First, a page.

A retrospective study to classify surgical indications for infantile hemangiomas

Andrew H.Y. Lee, Krista L. Hardy, David Goltsman, Peter Liou, Maria C. Garzon, Christine H. Rohde, June K. Wu

Research output: Contribution to journalArticlepeer-review

2 Scopus citations

Abstract

Infantile hemangiomas (IHs) spontaneously involute, but some leave contour deformities necessitating surgical correction. There is a paucity of data reviewing predictive risk factors associated with a need for surgery to guide clinicians when counseling parents. Patients undergoing IH resection by a single surgeon from August 2004 to August 2011 were reviewed to determine patient (age, gender, birth history) and IH characteristics (size, location) associated with surgical intervention. Data were compared to published data from the Hemangioma Investigator Group (HIG). Statistical analysis was performed using Student's t-test, odds ratio, and logistic regression analysis. Out of 196 referred patients, 112 underwent surgery. There was a female preponderance (3.5:1). Two-thirds of patients (64.9%) first presented to the surgeon at &2 years of age, but most underwent surgery between 2 and 3 years (52.7%; average lag time, 11 months). 18 patients underwent surgery at ≤;1 year of age. IH patients with preterm birth history had increased risk for needing surgical intervention (odds ratio 2.124, CI 1.31-3.44; p < 0.0012). A majority (84.7%) of resected IHs were located on the head or neck, significantly higher than the distribution from the HIG data (62.2%; p < 0.0001). Resected head and neck IHs were smaller than those below the neck (average, 8.85 cm2 vs. 22.35 cm2, p = 0.017). Preterm birth is associated with higher risk for requiring surgical intervention. IHs on the head and neck are more likely to be removed when compared to those below the neck, and at a smaller size threshold.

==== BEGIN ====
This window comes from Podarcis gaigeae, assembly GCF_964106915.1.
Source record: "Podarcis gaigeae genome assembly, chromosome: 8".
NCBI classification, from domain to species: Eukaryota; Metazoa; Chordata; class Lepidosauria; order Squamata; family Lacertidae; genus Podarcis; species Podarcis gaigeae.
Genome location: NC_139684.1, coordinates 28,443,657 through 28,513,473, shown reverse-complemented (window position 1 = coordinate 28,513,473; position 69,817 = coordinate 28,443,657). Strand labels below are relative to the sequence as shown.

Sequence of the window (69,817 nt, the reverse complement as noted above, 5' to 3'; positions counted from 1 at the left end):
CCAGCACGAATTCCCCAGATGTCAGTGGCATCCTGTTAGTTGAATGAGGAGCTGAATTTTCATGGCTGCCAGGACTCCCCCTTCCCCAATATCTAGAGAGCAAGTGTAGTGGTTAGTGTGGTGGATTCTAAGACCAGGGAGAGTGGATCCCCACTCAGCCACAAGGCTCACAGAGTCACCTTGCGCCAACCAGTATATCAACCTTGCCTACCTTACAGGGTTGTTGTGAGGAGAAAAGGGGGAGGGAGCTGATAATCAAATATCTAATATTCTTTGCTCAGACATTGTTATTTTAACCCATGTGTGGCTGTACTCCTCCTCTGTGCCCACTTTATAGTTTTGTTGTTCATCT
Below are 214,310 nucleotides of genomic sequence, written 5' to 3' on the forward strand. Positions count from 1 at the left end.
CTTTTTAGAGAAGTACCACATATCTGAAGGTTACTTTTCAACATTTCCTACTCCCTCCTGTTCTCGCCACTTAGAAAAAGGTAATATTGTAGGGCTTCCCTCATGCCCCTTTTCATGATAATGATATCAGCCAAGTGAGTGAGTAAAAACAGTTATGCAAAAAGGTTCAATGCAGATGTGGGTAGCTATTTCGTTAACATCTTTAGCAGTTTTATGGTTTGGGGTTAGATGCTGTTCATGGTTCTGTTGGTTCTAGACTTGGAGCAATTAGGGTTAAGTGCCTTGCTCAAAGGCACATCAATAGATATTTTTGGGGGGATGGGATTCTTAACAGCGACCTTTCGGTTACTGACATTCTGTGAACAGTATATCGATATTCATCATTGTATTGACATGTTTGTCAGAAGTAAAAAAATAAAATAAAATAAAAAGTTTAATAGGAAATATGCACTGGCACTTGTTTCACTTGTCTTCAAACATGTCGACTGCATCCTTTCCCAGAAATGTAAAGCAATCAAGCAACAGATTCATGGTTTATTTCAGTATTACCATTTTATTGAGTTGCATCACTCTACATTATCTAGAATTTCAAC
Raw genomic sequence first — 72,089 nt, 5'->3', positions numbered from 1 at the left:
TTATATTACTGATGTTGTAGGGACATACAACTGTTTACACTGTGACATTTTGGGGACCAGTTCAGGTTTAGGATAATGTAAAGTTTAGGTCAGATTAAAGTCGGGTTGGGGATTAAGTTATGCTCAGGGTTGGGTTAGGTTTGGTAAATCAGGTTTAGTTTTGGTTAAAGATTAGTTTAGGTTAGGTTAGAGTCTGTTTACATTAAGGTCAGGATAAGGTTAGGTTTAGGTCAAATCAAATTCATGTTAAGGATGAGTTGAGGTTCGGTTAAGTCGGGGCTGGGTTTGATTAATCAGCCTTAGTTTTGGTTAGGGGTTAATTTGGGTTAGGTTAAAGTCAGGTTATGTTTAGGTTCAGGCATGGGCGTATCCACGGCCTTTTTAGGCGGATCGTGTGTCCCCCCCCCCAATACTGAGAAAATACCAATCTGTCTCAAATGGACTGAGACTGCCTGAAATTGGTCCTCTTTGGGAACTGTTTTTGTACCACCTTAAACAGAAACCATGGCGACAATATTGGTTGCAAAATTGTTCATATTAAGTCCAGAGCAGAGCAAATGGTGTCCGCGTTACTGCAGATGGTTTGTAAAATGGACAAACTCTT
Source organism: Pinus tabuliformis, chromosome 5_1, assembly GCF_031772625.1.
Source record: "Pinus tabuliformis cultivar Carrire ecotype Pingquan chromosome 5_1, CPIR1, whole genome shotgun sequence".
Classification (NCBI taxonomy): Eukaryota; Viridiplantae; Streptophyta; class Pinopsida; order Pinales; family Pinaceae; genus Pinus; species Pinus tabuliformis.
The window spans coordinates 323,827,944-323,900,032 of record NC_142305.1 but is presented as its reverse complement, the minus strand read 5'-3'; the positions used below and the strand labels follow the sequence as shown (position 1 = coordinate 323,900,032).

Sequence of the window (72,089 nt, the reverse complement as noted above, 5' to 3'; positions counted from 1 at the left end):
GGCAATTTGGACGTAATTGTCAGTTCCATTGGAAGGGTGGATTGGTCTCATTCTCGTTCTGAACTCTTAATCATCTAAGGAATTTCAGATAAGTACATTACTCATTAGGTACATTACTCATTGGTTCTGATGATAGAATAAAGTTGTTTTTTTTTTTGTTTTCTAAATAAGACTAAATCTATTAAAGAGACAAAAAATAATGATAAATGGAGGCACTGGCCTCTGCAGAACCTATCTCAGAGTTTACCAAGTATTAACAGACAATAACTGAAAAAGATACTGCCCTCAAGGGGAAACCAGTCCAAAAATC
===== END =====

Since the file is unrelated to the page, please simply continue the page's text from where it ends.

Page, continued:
Original languageEnglish (US)
Pages (from-to)1215-1221
Number of pages7
JournalJournal of Plastic, Reconstructive and Aesthetic Surgery
Volume67
Issue number9
DOIs
StatePublished - Sep 2014
Externally publishedYes

Keywords

  • Infantile hemangioma
  • Preterm infants
  • Retrospective analysis
  • Surgical indication

ASJC Scopus subject areas

  • Surgery

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